Author Topic: Neil Gaiman  (Read 4620 times)

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Offline Mr. Consideration

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Neil Gaiman
« on: July 26, 2006, 01:35:52 am »
I picked up two of his books out of curiosity; after reading Good Omens, i was sure I'd be impressed.

I have just finished Neverwhere and I've just started American Gods.

It's a bit darker than Prattchett, but i like his style.

Anyone a Neil Gaiman fan?


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Offline Krakow Sam

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Re: Neil Gaiman
« Reply #1 on: July 26, 2006, 02:27:37 am »
Ive read Good Omens, nuff said
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Re: Neil Gaiman
« Reply #2 on: July 26, 2006, 10:05:12 am »
guess I'll have to read a few, now that you've mentioned them.

Offline PHI-1618

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Re: Neil Gaiman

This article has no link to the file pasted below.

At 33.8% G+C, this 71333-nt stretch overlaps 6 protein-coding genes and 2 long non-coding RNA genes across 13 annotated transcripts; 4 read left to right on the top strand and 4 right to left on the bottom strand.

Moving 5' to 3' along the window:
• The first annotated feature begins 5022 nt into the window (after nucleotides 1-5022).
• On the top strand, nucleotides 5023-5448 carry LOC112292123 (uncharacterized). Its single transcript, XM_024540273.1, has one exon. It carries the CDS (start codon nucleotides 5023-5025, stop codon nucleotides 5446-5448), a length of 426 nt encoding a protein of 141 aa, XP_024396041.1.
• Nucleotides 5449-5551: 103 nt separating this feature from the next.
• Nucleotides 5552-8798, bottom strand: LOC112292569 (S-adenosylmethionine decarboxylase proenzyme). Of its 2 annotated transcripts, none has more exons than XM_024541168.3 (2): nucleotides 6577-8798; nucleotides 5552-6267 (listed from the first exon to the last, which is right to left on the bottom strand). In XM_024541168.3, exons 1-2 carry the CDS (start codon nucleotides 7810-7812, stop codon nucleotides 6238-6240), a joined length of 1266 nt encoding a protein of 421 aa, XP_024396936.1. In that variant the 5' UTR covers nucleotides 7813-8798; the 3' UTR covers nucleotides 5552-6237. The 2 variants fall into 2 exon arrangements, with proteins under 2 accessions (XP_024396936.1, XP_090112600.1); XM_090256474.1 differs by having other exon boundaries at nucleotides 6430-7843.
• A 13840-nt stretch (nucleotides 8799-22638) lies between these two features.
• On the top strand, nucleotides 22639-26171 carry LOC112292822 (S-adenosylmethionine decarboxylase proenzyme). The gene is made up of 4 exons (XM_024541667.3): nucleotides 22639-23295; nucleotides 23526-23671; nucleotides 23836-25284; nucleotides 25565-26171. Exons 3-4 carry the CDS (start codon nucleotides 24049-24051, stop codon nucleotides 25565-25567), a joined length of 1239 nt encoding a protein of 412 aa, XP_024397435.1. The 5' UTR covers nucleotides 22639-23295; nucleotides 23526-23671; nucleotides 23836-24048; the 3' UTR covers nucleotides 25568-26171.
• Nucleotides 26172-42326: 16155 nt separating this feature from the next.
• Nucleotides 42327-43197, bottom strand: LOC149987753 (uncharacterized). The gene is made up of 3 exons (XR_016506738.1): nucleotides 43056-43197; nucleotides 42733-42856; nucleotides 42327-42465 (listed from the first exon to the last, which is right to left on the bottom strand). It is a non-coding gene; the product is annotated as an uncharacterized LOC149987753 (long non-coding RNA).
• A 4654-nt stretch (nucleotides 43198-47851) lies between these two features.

« Reply #3 on: July 26, 2006, 09:57:26 pm »
Gaiman is a great writer, though I still prefer his work on Good Omens (obviously). American Gods and Anansi Boys are really good reads, but I miss the humor Pratchett brings with him. And if you're looking for something reasonably fantastic with some good humor in it, give the Bartimaeus trilogy a try. It's actually quite entertaining.

Offline Mr. Consideration

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Re: Neil Gaiman
« Reply #4 on: July 27, 2006, 01:28:57 am »
The Bartimaeus trilogy by Jonathan Stroud? Read it, it's fantastic.
"Most people are other people. Their thoughts are someone elses opinions, their lives a mimicry, their passions a quotation." - Oscar Wilde

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Offline huggkruka

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Re: Neil Gaiman
« Reply #5 on: July 27, 2006, 03:49:02 pm »
I read a few Gaiman books, and though the writing can put you off in its weirdness, they're nice to read. Then I saw his comics(I'm sorry. "Graphic novels") and realized he's extremely pretentious. Not even Mirrormask helped in reverting that opinion. Still love him for Good Omens though.